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Theravada Buddhism and The British Encounter: Religious, Missionary, and Colonial Experience in Nineteenth Century Sri Lanka (review)

Theravada Buddhism and The British Encounter: Religious, Missionary, and Colonial Experience in... BOOK REVIEWS THERAVADA BUDDHISM AND THE BRITISH ENCOUNTER: RELIGIOUS, MISSIONARY, AND COLONIAL EXPERIENCE IN NINETEENTH CENTURY SRI LANKA. By Elizabeth Harris. London: Routledge, 2006. 274 pp. Of all the facets of the multifaceted interactions among Buddhists and Christians, the one sure to generate the most heat is mission: Christians spreading the gospel, Buddhists spreading the dhamma, Christians preaching and Buddhists preaching at the same time in the same places. This is the central topic of Elizabeth Harris's Theravada Buddhism and the British Encounter: Religious, Missionary, and Colonial Experience in Nineteenth Century Sri Lanka. By throwing light on this crucial encounter, Harris greatly reduces the heat generated by these competing missions and makes greater understanding possible. At least, that would be one hoped-for outcome. Harris challenges the standard postcolonial critique (SPC) of what happened to Sri Lankan Theravada Buddhism and Sri Lankan Theravada Buddhists when Christian missionaries, riding on the coattails of the Portuguese, Dutch, and British colonialists, invaded the peaceful and pristine island of Ceylon, now Sri Lanka, in the seventeenth, eighteenth, nineteenth, and twentieth centuries. SPC posits Western colonial missionaries gaining power through their political proxies, shaping Western understandings of Theravada Buddhism to fit their Puritan and http://www.deepdyve.com/assets/images/DeepDyve-Logo-lg.png Buddhist-Christian Studies University of Hawai'I Press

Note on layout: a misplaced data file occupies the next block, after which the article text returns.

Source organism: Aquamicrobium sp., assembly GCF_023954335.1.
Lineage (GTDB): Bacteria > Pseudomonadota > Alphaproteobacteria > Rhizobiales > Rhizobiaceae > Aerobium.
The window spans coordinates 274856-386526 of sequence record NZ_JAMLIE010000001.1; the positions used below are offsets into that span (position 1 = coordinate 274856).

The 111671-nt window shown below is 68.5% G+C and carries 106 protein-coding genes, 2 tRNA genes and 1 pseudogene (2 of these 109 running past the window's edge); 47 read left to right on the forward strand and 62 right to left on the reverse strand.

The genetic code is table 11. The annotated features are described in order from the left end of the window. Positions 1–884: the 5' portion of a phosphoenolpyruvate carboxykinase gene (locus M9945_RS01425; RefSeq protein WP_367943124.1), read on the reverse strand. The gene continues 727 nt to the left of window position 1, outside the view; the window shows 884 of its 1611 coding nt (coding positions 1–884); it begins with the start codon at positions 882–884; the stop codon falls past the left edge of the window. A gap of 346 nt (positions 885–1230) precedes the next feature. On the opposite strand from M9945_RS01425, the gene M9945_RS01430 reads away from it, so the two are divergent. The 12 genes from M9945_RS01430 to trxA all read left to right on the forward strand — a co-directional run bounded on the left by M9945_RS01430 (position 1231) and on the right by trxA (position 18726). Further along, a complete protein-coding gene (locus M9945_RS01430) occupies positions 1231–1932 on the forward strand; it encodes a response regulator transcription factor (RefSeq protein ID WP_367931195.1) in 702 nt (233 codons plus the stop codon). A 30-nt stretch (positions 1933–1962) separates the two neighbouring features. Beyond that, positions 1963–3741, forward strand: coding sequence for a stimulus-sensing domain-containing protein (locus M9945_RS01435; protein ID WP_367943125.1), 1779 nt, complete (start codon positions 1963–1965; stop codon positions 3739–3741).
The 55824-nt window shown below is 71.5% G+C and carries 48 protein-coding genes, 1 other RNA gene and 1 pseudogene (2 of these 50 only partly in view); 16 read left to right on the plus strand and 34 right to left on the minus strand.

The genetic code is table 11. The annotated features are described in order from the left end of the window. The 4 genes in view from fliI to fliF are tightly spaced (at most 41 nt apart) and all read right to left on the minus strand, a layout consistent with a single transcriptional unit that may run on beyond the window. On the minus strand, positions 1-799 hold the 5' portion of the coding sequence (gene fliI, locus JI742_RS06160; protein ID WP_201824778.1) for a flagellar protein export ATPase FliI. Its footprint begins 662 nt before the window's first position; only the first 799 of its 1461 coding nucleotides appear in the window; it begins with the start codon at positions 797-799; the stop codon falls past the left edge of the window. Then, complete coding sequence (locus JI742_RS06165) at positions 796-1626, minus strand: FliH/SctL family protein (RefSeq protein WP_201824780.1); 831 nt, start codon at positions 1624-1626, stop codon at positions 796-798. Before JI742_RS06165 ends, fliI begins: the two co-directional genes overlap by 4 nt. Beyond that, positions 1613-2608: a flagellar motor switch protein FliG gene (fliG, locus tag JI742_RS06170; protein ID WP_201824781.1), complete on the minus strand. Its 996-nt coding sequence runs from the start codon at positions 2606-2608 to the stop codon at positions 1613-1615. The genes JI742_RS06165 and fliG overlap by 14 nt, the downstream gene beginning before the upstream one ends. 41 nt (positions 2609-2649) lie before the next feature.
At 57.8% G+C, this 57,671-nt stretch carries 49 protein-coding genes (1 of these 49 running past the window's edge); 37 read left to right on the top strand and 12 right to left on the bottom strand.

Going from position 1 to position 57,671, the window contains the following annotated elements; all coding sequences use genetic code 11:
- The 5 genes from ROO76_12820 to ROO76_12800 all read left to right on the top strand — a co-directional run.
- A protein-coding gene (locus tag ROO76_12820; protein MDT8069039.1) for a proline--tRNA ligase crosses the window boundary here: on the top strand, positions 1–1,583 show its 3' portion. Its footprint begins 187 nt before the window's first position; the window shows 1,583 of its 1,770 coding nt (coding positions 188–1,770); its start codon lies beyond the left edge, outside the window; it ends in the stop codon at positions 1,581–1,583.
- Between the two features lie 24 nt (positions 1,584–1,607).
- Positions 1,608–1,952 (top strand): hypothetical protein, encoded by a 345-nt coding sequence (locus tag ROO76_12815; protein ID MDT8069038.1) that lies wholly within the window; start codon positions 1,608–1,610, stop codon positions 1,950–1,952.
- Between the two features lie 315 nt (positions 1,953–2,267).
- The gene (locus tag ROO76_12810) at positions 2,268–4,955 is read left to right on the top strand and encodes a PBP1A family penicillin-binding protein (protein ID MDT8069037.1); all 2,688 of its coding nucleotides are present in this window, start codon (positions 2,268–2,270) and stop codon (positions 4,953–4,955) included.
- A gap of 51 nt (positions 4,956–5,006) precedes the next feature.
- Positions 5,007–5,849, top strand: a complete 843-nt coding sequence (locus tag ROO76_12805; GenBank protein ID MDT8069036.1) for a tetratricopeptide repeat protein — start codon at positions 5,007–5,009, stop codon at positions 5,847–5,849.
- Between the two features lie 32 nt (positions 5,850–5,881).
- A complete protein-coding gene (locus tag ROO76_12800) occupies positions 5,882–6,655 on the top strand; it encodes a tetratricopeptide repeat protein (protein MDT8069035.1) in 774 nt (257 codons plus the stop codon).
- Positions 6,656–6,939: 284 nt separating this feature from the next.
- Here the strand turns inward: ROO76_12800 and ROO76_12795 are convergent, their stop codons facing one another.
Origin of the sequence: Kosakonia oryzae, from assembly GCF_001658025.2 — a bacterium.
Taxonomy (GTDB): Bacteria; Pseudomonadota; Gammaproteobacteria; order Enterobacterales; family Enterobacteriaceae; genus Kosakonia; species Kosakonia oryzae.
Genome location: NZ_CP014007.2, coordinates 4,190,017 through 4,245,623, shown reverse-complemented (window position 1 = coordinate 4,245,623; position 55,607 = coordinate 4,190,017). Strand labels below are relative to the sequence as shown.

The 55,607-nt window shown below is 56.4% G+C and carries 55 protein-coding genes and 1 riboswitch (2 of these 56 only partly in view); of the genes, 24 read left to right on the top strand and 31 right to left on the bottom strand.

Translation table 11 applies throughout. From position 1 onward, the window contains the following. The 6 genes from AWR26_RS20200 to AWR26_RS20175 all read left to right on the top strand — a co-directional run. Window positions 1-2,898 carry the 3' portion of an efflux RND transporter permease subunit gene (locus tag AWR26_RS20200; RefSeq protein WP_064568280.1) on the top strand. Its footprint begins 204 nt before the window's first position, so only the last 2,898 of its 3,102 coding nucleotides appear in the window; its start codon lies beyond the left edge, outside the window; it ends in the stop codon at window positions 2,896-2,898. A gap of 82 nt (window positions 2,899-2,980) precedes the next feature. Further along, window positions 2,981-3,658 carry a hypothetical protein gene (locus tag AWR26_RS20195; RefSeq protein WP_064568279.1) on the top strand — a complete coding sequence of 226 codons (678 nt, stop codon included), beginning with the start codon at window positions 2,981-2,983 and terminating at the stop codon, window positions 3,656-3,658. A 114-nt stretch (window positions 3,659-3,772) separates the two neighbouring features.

Theravada Buddhism and The British Encounter: Religious, Missionary, and Colonial Experience in Nineteenth Century Sri Lanka (review)

Buddhist-Christian Studies , Volume 28 (1) – Nov 14, 2008

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Publisher
University of Hawai'I Press
Copyright
Copyright © 2008 University of Hawai'i Press
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1527-9472
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Abstract

BOOK REVIEWS THERAVADA BUDDHISM AND THE BRITISH ENCOUNTER: RELIGIOUS, MISSIONARY, AND COLONIAL EXPERIENCE IN NINETEENTH CENTURY SRI LANKA. By Elizabeth Harris. London: Routledge, 2006. 274 pp. Of all the facets of the multifaceted interactions among Buddhists and Christians, the one sure to generate the most heat is mission: Christians spreading the gospel, Buddhists spreading the dhamma, Christians preaching and Buddhists preaching at the same time in the same places. This is the central topic of Elizabeth Harris's Theravada Buddhism and the British Encounter: Religious, Missionary, and Colonial Experience in Nineteenth Century Sri Lanka. By throwing light on this crucial encounter, Harris greatly reduces the heat generated by these competing missions and makes greater understanding possible. At least, that would be one hoped-for outcome. Harris challenges the standard postcolonial critique (SPC) of what happened to Sri Lankan Theravada Buddhism and Sri Lankan Theravada Buddhists when Christian missionaries, riding on the coattails of the Portuguese, Dutch, and British colonialists, invaded the peaceful and pristine island of Ceylon, now Sri Lanka, in the seventeenth, eighteenth, nineteenth, and twentieth centuries. SPC posits Western colonial missionaries gaining power through their political proxies, shaping Western understandings of Theravada Buddhism to fit their Puritan and

Journal

Buddhist-Christian StudiesUniversity of Hawai'I Press

Published: Nov 14, 2008

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